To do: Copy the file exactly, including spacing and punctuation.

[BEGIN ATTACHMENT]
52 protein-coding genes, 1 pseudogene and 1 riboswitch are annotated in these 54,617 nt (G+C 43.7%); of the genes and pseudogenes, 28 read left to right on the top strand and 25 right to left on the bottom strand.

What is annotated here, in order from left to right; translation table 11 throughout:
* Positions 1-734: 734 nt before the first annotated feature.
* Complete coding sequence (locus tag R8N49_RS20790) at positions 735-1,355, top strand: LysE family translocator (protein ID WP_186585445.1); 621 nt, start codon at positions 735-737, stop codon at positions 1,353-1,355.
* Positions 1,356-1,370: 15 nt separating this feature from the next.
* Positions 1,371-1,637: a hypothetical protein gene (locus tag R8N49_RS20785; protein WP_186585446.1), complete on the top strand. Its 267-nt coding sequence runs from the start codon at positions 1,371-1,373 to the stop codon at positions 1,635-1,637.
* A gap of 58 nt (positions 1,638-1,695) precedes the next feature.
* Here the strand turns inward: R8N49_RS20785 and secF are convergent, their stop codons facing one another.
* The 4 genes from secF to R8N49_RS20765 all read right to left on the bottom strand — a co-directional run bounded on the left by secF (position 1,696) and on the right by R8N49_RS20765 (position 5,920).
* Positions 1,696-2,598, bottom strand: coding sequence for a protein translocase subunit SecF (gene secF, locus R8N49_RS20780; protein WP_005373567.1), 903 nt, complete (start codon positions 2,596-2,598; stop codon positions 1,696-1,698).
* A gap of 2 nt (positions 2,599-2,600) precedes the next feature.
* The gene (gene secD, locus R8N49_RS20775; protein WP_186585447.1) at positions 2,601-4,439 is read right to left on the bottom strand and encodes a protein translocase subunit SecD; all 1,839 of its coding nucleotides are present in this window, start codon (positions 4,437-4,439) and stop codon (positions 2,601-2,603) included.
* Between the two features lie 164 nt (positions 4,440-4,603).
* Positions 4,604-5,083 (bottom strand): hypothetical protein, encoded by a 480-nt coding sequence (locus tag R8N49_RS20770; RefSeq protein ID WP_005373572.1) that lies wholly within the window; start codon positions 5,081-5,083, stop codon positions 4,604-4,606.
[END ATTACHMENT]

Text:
52 protein-coding genes, 1 pseudogene and 1 riboswitch are annotated in these 54,617 nt (G+C 43.7%); of the genes and pseudogenes, 28 read left to right on the top strand and 25 right to left on the bottom strand.

What is annotated here, in order from left to right; translation table 11 throughout:
* Positions 1-734: 734 nt before the first annotated feature.
* Complete coding sequence (locus tag R8N49_RS20790) at positions 735-1,355, top strand: LysE family translocator (protein ID WP_186585445.1); 621 nt, start codon at positions 735-737, stop codon at positions 1,353-1,355.
* Positions 1,356-1,370: 15 nt separating this feature from the next.
* Positions 1,371-1,637: a hypothetical protein gene (locus tag R8N49_RS20785; protein WP_186585446.1), complete on the top strand. Its 267-nt coding sequence runs from the start codon at positions 1,371-1,373 to the stop codon at positions 1,635-1,637.
* A gap of 58 nt (positions 1,638-1,695) precedes the next feature.
* Here the strand turns inward: R8N49_RS20785 and secF are convergent, their stop codons facing one another.
* The 4 genes from secF to R8N49_RS20765 all read right to left on the bottom strand — a co-directional run bounded on the left by secF (position 1,696) and on the right by R8N49_RS20765 (position 5,920).
* Positions 1,696-2,598, bottom strand: coding sequence for a protein translocase subunit SecF (gene secF, locus R8N49_RS20780; protein WP_005373567.1), 903 nt, complete (start codon positions 2,596-2,598; stop codon positions 1,696-1,698).
* A gap of 2 nt (positions 2,599-2,600) precedes the next feature.
* The gene (gene secD, locus R8N49_RS20775; protein WP_186585447.1) at positions 2,601-4,439 is read right to left on the bottom strand and encodes a protein translocase subunit SecD; all 1,839 of its coding nucleotides are present in this window, start codon (positions 4,437-4,439) and stop codon (positions 2,601-2,603) included.
* Between the two features lie 164 nt (positions 4,440-4,603).
* Positions 4,604-5,083 (bottom strand): hypothetical protein, encoded by a 480-nt coding sequence (locus tag R8N49_RS20770; RefSeq protein ID WP_005373572.1) that lies wholly within the window; start codon positions 5,081-5,083, stop codon positions 4,604-4,606.